Tuesday, May 27, 2008

Vernissage 2008: San Francisco Art Institute MFA Graduate Exhibit


John and I caught the last day of the San Francisco Art Institute Master of Fine Arts exhibit over the weekend. The show took over the massive Herbst Pavillion at Fort Mason Center in San Francisco where students exhibited their collective bodies of work.There were well over one hundred artists in this magnificent show, so we saw eye candy at every turn.


Since the 1940’s, the SFAI's interest has been in educating artists who will become creative leaders in their respective fields. In the 1950’s SFAI was responsible for developing the Bay Area Figurative Group founded by painters Elmer Bischoff, David Park, Joan Brown and Frank Lobdell to name a few, and the Funk Movement a fusion of abstract expressionist, figurative and jazz.


In 1961 S.F. Art Institute expanded to include performance and conceptual art, graphic art, typography and political social documentary. Offering photography in 1946 with Ansel Adams establishing the 1st fine art photography department at the school, in 1968 Annie Leibovitz graduated from SFAI.

In the current crop of graduate work, notable are Aria Tudanger’s life sized “Bear” and Lisa Huffman’s “Label, Catalogue of Images”; dresses, shirts, pants with buttons, designer labels, washing instruction labels and price tags tacked, sewn, strung all over each piece, complete with a labeled Barbie dress. Especially notable were the delightful miniature clay and bronze works of William Slavis. What follows are some random photos that I took to give you some highlights of what we experienced.

These pictures depict only one of the miniature scenarios that were created by William Slavis. There were dozens in all...little people in drum circles, running, climbing, having sexual relations.... He made the plastic versions of his bronze figures available to viewers via a vending machine.
William Slavis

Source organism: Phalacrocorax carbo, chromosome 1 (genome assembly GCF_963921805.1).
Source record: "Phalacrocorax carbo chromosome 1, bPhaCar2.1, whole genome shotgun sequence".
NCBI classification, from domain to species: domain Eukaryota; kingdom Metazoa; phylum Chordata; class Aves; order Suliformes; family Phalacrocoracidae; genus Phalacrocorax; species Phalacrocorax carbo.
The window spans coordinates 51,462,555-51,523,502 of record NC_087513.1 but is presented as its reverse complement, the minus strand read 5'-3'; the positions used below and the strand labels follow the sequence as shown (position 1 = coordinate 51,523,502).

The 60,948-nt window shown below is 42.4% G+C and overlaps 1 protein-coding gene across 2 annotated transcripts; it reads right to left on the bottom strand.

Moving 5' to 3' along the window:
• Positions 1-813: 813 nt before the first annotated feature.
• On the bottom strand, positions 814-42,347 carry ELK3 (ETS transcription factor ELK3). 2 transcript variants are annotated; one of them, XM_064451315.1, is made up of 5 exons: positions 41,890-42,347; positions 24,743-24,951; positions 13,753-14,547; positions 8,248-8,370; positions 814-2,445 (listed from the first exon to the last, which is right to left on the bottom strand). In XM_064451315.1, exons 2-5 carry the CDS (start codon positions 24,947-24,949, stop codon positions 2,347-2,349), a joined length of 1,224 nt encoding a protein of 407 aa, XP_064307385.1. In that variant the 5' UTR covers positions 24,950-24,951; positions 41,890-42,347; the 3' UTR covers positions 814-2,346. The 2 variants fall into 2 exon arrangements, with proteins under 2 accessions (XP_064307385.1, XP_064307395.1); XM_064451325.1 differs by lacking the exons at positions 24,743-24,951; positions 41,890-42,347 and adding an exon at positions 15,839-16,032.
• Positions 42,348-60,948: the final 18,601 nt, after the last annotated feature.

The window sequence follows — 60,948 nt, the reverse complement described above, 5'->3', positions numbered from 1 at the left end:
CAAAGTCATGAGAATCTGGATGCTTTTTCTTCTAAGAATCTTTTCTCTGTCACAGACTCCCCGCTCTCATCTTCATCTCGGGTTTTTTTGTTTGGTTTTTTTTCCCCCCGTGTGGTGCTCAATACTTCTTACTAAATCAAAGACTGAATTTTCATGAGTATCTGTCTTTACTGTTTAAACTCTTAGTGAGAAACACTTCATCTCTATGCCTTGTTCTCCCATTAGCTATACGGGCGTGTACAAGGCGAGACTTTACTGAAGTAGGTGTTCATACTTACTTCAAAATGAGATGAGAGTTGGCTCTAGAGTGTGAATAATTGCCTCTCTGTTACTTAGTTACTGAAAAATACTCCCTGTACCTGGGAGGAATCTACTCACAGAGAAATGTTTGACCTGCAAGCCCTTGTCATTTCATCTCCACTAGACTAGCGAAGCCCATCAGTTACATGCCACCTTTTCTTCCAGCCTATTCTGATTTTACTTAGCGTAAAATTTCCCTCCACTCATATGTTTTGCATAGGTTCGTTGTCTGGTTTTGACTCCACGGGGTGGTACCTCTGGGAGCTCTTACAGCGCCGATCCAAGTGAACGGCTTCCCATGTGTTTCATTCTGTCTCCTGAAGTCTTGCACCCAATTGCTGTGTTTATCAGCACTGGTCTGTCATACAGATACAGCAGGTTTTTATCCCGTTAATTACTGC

William Slavis



This brilliantly delicious painting was made by Korean artist, Olivia Im. Her paintings examine themes of “otherness” by depicting the effects of introducing an outsider into a particular social group. Food-based characters play out psychological battles inspired by Im’s observations of behavioral patterns in children.
Hoyeon Olivia Im

One of my favorite parts of the show was about labels and was created by Lisa Hoffman.
Lisa Hoffman

If we stop long enough to take a second look at the clothes we wear, the symbols and text provided reveal numerous stories. Labels contain information about where an item was made, the fiber content, and care instructions. These become clues to stories of industrialization, globalization, and socialization. Inventory codes and style numbers can be traced back to giant corporate offices far removed from the laborer or the consumer. These companies are responsible for developing billions of products that flood the marketplace regularly, tempting our desires for the item of the moment. Because of current business practices we are able to pay so little for most of the garments we own. It is not uncommon to buy something because it is cheap, wear it only once, and then toss it away. Consumerism that promotes progressively greater levels of consumption can not continue. These days paying a little more, buying a little less, and making and buying locally makes a lot of sense.
Lisa Hoffman

Lisa Hoffman

Aria Tudanger's work was pithy and disturbing at once. Her larger-than-life-sized "bear" and racks of patterns labeled "Not ME" told a story of identification...or was it lack of identification...?
Aria Tudanger

Shortcut to a New You Pattern

Aria Tudanger

Emmanuelle Namont Kouznetsov's pigment prints from her series, "De Rien ..of nothing" were the result of an intense period of investigation and artistic development.
Emmanuelle Namont Kouznetsov

Emmanuelle Namont Kouznetsov

Ryan Verzaal is an artist, musician and cultural nomad, who exhibited these huge slabs of unidentifiable "meat" on ornate pedistals . His work derives from confronting and questioning those in positions of power and privelege. I was fortunate enough to capture this image of a dog questioning what the hell kind of meat was in front of him.
Ryan Versaal


2 comments:

Rosalie said...

Wow! The lifesize bear is amazing! And I loved the tagging project as well. Wish I could have been there, but it inspires me to check out the graduate exhibits here in Seattle -- thanks!

Lisa Hoffman said...

Hello Stacy!
I found you when my Google Alert came up with my name on your Blog:
Lisa Hoffman.

I was delighted to find you. Looks like we share a number of associates as well.

You are now bookmarked. I get to the San Fran area often, as we have family in Half Moon Bay.

Again, happy to have found your Blog. And the Other Lisa Hoffman's work?...Bravo!

Lisa Hoffman 2

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